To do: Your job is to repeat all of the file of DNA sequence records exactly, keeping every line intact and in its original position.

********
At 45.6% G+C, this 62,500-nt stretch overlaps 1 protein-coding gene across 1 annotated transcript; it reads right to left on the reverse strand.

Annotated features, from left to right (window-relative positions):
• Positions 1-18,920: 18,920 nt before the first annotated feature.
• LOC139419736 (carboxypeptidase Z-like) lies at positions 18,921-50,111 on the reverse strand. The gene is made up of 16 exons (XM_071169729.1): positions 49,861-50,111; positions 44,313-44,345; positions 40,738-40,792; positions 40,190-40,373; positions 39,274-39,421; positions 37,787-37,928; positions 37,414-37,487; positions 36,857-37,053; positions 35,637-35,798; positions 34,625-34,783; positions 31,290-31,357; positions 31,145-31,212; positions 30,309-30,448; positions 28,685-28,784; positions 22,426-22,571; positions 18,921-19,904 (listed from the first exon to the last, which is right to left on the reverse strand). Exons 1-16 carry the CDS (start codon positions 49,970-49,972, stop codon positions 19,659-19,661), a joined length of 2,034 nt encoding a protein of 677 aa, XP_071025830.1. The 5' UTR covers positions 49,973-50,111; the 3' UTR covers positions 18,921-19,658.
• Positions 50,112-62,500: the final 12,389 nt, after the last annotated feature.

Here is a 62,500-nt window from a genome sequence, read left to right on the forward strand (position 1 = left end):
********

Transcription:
At 45.6% G+C, this 62,500-nt stretch overlaps 1 protein-coding gene across 1 annotated transcript; it reads right to left on the reverse strand.

Annotated features, from left to right (window-relative positions):
• Positions 1-18,920: 18,920 nt before the first annotated feature.
• LOC139419736 (carboxypeptidase Z-like) lies at positions 18,921-50,111 on the reverse strand. The gene is made up of 16 exons (XM_071169729.1): positions 49,861-50,111; positions 44,313-44,345; positions 40,738-40,792; positions 40,190-40,373; positions 39,274-39,421; positions 37,787-37,928; positions 37,414-37,487; positions 36,857-37,053; positions 35,637-35,798; positions 34,625-34,783; positions 31,290-31,357; positions 31,145-31,212; positions 30,309-30,448; positions 28,685-28,784; positions 22,426-22,571; positions 18,921-19,904 (listed from the first exon to the last, which is right to left on the reverse strand). Exons 1-16 carry the CDS (start codon positions 49,970-49,972, stop codon positions 19,659-19,661), a joined length of 2,034 nt encoding a protein of 677 aa, XP_071025830.1. The 5' UTR covers positions 49,973-50,111; the 3' UTR covers positions 18,921-19,658.
• Positions 50,112-62,500: the final 12,389 nt, after the last annotated feature.

Here is a 62,500-nt window from a genome sequence, read left to right on the forward strand (position 1 = left end):